Now that she has come into her own with her cooking, Grbic is keeping an eye on a special little helper who seems more than willing to carry on the tradition of women chefs in the family. "I can't keep my eleven-month-old daughter out of the kitchen," Grbic sighs. "I'm secretly hoping that she will choose something else, because this is a hard life, but it doesn't look like that's going to happen."

Grbic took a break from Lemmons and Grbic to share her thoughts on the St. Louis food and beverage scene, why she never skips her morning coffee, and why there's no shame in the square beyond compare.

What is one thing people don’t know about you that you wish they did?
Everyone thinks that I'm a very serious person, but I think I am way more goofy than serious.

What daily ritual is non-negotiable for you?
Coffee every morning with my husband. No matter what is going on I will always have a cup of coffee with him. (Bosnian coffee, of course!)

If you could have any superpower, what would it be?
Super strength. Out of every superpower out there, super strength appeals to me most because my job would be a lot easier if I could just pick up everything and move it around without a problem.

What is the most positive thing in food, wine or cocktails that you’ve noticed in St. Louis over the past year?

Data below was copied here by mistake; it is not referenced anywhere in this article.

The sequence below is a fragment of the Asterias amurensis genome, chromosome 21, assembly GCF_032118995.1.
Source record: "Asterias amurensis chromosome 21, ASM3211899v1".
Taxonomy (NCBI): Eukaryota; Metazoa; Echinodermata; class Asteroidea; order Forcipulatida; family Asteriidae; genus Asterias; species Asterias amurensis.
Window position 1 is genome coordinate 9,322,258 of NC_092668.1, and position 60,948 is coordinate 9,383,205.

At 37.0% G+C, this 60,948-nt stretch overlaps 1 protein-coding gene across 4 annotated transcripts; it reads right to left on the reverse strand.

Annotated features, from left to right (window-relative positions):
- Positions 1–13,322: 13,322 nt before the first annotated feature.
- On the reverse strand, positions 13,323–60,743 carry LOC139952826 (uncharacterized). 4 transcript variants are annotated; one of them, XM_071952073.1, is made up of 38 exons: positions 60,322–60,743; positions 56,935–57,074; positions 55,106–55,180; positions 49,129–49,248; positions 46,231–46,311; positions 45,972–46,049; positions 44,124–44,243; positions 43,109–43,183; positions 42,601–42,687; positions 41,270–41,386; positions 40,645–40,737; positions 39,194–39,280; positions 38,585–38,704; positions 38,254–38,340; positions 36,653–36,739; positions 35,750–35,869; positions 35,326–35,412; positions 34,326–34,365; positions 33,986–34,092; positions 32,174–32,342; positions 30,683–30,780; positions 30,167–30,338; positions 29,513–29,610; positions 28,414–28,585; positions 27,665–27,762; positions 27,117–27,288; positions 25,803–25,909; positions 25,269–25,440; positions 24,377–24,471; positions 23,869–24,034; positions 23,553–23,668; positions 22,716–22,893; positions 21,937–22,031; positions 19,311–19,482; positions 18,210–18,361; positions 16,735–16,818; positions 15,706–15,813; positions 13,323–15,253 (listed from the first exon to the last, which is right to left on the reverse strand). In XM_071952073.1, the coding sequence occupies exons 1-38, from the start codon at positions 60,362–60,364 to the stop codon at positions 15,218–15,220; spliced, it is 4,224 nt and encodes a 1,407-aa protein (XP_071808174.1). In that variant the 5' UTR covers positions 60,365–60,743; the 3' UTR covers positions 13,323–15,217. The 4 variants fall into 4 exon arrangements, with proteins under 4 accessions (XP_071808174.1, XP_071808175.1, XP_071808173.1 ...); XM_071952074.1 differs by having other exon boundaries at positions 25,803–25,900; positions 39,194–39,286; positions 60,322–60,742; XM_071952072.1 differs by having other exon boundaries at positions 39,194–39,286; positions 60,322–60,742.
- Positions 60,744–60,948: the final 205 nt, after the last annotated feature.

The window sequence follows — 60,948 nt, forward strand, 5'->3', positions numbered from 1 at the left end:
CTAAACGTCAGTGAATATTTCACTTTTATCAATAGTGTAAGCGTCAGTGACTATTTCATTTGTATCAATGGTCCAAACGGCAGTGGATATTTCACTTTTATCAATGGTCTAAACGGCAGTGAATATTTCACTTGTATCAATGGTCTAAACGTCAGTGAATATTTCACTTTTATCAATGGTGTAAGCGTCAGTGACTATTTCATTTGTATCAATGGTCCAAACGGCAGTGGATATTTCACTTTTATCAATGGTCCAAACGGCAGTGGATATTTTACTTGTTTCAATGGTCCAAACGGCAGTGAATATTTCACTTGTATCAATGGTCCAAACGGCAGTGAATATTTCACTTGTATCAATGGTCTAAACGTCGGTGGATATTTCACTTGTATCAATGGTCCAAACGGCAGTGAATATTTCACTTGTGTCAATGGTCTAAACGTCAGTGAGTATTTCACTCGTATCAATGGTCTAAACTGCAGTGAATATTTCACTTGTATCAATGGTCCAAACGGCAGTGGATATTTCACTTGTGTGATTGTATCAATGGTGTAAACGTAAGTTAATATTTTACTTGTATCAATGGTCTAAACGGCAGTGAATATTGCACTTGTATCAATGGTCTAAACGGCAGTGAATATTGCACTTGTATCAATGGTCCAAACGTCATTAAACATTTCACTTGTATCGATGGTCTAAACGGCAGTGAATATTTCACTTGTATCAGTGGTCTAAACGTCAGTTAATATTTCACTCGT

The coolest thing I have seen happen lately is that people are becoming more open about themselves, and they are showing it through the food they cook and the cocktails they mix. When someone puts their heart and soul into something, you can really tell.

What is something missing in the local food, wine or cocktail scene that you’d like to see?
Late-night dining! Have you ever gotten off a twelve to fourteen hour shift, forgotten to eat all day and come home to find that everything is closed? You just don’t feel like doing any more cooking.

Who is your St. Louis food crush?
Loryn Feliciano Nalic [of Balkan Treat Box]! This woman is my idol. There isn’t a question out there that I have asked her that she hasn’t known the answer. She is extremely talented in every aspect of the kitchen, and she is one of the most helpful people I have ever met. Watching her cook Balkan food just like my mom and my grandma do is amazing.